Would Democrats Rather Face Donald Trump Or Ron DeSantis in 2024?
Would Democrats Rather Face Donald Trump Or Ron DeSantis in 2024?
Who would Democrats rather see as the GOP’s 2024 presidential nominee — Donald Trump or Ron DeSantis?
Yes, I know Democratic voters largely won’t have a say here,1 nor can they make the Republican electorate vote a certain way. And it’s still early to speculate about who will win the Republican presidential primary, much less the general election — DeSantis isn’t even officially in the race! — but as we’ve written before, early polls shouldn’t necessarily get tossed aside.
Late last year, a series of polls from The Economist/YouGov asked Americans who they wanted to be the Republican nominee in 2024, and among Democrats, DeSantis had an edge over Trump — particularly when respondents were given only those two candidates to choose from.2 When it comes to the broader electorate, an average of FiveThirtyEight’s polling of imperfect, hypothetical, head-to-head matchups of each man against President Biden, meanwhile, shows DeSantis with a slightly better chance than Trump.3
So what gives? Do Democrats want their own party to face a tougher fight next year?
Democrats’ slight preference for DeSantis over Trump — even if DeSantis might currently be better positioned to beat Biden — could be about one simple thing: Democrats really, really don’t want to deal with the former president again and might not currently be thinking in terms of who’s more beatable.
“I think most Democrats would be terrified of another Trump presidency, but I also think that most Democrats would not be happy about a DeSantis presidency and maybe think DeSantis is a lot like Trump but ‘more competent’ or something,” said Hans Noel, a professor of government at Georgetown University. “I don’t know if that’s the right interpretation, but it’s definitely one that a lot of Democrats have.”
Of course, we shouldn’t jump to conclusions about Democrats’ preferred challenger based on surveys conducted months ago. And let’s remember — this isn’t about Democrats liking DeSantis more, or even knowing much about him at all. A more recent YouGov survey, from late February, showed that Democrats had a slightly more favorable (28 percent) and unfavorable (67 percent) opinion of Trump than they did for DeSantis (25 percent favorable, 60 percent unfavorable), suggesting that many Democrats simply haven’t made up their minds about the Florida governor. Indeed, 15 percent of Democrats didn’t have an opinion on DeSantis in the poll, while only 4 percent had no opinion of Trump. We see similar numbers in other polls as well. It’s possible, then, that Democrats’ preferences are squishy at this point and will continue changing as they learn more about DeSantis after his expected presidential campaign officially kicks off.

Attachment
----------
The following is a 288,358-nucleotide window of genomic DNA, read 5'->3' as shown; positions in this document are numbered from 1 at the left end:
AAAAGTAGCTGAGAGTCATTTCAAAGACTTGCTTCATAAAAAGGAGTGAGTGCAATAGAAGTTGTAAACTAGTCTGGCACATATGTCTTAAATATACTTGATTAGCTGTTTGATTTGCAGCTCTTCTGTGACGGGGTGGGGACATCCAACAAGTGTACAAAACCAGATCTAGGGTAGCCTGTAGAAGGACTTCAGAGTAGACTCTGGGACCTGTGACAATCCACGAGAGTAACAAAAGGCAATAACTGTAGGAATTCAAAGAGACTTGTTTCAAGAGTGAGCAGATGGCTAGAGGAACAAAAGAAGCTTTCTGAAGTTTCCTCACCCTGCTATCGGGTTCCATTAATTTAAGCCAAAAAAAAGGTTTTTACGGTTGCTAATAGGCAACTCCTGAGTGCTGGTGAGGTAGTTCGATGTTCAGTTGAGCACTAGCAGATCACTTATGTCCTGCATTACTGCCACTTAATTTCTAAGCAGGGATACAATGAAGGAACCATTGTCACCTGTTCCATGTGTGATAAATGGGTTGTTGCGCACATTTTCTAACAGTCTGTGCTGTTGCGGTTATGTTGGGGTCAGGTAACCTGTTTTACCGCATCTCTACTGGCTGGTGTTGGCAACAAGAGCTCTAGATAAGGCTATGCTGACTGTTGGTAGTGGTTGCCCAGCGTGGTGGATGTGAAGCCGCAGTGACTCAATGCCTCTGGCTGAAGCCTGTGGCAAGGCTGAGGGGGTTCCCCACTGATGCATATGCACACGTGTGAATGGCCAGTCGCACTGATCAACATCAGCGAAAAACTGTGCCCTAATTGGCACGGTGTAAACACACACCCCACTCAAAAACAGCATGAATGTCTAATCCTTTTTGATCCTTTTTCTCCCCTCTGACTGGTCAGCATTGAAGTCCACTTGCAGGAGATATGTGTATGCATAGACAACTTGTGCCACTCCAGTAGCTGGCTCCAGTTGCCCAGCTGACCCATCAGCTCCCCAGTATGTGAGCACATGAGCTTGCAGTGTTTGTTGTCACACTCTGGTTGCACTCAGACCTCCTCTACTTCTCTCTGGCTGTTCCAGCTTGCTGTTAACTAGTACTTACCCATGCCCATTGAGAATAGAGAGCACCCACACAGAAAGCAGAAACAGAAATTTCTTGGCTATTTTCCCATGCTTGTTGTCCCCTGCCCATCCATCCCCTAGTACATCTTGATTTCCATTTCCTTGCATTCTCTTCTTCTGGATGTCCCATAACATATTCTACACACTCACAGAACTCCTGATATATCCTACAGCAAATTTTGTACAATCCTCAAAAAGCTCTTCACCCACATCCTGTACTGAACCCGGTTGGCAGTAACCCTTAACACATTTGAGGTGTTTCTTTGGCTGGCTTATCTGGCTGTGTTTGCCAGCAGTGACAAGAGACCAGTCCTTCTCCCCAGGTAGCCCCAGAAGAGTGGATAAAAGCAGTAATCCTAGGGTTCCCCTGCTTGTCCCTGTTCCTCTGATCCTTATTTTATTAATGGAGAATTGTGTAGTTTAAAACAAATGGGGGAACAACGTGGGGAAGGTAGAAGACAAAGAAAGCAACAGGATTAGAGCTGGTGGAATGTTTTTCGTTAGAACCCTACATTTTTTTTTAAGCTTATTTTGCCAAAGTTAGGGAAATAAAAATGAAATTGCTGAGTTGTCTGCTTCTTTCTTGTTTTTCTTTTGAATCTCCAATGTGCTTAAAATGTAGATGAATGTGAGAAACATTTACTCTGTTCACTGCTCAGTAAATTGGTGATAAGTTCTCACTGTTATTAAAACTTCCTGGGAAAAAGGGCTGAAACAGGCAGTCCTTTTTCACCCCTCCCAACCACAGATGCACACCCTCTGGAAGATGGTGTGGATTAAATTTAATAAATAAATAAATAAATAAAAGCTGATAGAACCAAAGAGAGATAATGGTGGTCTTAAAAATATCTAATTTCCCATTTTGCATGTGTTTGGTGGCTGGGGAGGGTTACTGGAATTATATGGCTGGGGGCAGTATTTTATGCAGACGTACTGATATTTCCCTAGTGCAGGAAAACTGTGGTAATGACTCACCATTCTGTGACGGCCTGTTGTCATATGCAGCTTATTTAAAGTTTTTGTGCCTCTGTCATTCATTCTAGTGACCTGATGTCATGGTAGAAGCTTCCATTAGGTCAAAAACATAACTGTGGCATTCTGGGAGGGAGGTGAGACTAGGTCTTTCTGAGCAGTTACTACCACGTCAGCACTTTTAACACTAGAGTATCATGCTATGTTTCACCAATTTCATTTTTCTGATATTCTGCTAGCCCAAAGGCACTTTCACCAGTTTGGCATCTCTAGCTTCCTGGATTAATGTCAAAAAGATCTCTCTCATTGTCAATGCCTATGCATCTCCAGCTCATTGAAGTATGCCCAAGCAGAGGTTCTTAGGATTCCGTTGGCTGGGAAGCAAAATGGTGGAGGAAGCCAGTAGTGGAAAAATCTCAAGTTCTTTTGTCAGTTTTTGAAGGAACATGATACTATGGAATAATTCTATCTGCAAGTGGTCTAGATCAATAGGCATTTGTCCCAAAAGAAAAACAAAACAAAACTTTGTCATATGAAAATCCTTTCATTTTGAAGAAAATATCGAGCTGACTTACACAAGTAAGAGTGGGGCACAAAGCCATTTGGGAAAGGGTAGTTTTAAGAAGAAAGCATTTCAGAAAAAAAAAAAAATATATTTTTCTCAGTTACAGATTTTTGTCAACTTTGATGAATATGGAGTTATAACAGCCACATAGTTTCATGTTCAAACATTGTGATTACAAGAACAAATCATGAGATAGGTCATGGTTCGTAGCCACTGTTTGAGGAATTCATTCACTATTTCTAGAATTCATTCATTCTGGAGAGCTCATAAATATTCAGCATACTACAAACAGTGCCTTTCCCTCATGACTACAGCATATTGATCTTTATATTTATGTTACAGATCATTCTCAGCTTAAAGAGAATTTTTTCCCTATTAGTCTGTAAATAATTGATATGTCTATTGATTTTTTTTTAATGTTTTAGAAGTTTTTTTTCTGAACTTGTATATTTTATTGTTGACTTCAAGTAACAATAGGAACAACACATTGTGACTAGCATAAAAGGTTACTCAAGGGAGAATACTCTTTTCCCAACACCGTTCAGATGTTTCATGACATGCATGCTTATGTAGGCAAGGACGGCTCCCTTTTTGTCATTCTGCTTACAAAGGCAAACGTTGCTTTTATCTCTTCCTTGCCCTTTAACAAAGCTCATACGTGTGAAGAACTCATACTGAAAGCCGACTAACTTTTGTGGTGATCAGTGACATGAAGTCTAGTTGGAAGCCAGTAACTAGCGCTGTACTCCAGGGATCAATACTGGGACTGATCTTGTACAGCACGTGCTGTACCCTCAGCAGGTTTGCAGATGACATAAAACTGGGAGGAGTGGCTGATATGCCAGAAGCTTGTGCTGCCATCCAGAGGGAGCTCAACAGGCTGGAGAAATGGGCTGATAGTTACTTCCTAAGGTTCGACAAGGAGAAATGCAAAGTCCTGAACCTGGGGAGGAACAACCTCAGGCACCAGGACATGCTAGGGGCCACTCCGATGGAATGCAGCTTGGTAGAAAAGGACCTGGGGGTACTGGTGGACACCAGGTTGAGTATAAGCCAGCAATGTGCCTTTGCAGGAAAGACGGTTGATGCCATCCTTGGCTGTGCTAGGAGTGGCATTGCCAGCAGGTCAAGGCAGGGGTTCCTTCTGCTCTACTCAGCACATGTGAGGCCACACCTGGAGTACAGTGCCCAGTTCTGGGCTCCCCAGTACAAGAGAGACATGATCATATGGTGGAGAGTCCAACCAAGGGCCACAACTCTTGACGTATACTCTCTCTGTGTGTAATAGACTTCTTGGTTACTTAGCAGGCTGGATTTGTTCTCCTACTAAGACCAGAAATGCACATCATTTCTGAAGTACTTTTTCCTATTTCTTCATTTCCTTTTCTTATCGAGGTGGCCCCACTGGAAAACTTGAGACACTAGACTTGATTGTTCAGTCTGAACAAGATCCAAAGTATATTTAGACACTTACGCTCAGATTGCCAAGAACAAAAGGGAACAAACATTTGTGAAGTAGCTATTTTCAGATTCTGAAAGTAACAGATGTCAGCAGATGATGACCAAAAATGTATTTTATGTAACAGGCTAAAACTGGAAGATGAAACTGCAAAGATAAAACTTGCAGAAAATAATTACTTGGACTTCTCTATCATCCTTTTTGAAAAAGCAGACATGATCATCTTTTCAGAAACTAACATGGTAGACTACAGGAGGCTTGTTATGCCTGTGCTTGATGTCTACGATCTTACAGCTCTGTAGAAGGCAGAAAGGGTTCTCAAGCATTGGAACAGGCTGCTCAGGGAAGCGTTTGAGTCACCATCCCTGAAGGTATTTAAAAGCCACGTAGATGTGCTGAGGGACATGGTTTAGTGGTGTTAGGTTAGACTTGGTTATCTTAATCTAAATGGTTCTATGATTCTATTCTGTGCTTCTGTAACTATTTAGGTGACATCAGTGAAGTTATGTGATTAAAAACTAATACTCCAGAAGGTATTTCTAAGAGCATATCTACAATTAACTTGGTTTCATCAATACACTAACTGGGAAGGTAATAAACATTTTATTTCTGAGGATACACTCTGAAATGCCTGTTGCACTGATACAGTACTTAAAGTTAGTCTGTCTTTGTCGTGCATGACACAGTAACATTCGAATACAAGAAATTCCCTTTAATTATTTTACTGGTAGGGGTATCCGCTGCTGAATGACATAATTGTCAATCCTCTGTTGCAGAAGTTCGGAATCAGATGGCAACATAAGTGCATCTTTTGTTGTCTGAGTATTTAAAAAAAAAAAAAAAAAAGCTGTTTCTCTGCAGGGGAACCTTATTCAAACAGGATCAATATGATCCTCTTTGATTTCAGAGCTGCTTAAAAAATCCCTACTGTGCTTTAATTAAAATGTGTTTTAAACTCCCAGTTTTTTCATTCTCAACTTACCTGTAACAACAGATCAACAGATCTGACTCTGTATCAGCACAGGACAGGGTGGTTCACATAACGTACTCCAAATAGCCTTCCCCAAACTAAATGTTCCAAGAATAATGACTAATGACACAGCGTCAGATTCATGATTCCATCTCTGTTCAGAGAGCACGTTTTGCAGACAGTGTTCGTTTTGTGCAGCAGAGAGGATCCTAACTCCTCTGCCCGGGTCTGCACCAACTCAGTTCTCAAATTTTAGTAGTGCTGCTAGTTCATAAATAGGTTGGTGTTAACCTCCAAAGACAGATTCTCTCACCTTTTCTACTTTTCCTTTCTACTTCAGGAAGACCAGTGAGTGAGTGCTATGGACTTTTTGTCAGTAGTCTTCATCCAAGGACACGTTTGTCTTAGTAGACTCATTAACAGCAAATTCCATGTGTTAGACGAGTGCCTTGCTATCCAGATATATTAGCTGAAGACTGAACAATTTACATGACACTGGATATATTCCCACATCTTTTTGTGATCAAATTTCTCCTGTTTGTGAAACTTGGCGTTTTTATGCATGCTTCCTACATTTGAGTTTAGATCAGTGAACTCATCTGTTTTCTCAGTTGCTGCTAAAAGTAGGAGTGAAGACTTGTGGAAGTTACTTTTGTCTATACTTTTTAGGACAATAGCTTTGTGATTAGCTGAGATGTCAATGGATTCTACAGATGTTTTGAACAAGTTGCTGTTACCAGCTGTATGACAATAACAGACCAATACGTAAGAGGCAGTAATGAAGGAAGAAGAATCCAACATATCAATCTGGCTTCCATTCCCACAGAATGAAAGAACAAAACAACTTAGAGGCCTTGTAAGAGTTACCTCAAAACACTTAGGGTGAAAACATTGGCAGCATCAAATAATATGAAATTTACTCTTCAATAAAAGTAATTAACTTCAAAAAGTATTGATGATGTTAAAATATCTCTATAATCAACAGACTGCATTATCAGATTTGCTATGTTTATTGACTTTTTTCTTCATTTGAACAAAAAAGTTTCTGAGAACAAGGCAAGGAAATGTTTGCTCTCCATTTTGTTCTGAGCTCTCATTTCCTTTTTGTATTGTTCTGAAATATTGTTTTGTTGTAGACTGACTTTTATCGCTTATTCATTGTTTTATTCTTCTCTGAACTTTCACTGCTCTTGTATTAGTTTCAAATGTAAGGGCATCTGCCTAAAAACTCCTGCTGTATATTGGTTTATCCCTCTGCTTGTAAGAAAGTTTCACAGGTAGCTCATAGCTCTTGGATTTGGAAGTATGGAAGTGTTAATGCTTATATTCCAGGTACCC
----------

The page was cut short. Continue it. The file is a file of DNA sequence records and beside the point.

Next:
But when it comes to a head-to-head matchup between the two Republicans, it’s not hard to see why Democrats might have a slight preference for DeSantis being the GOP nominee, particularly at this early stage in the 2024 campaign.
For one, it’s possible that Democrats just aren’t aware of his (current) formidability against Biden, and think of DeSantis as more beatable than Trump, who scarred them in 2016 by pulling out that “impossible” win. Plus, Noel told me that DeSantis might be seen as a somewhat welcome alternative to Trump, particularly to voters who are convinced that the former president is “uniquely anti-democratic or uniquely a threat to American democracy.” Unlike Trump, DeSantis doesn’t have the baggage of the Jan. 6, 2021, Capitol riot or multiple investigations looming over him.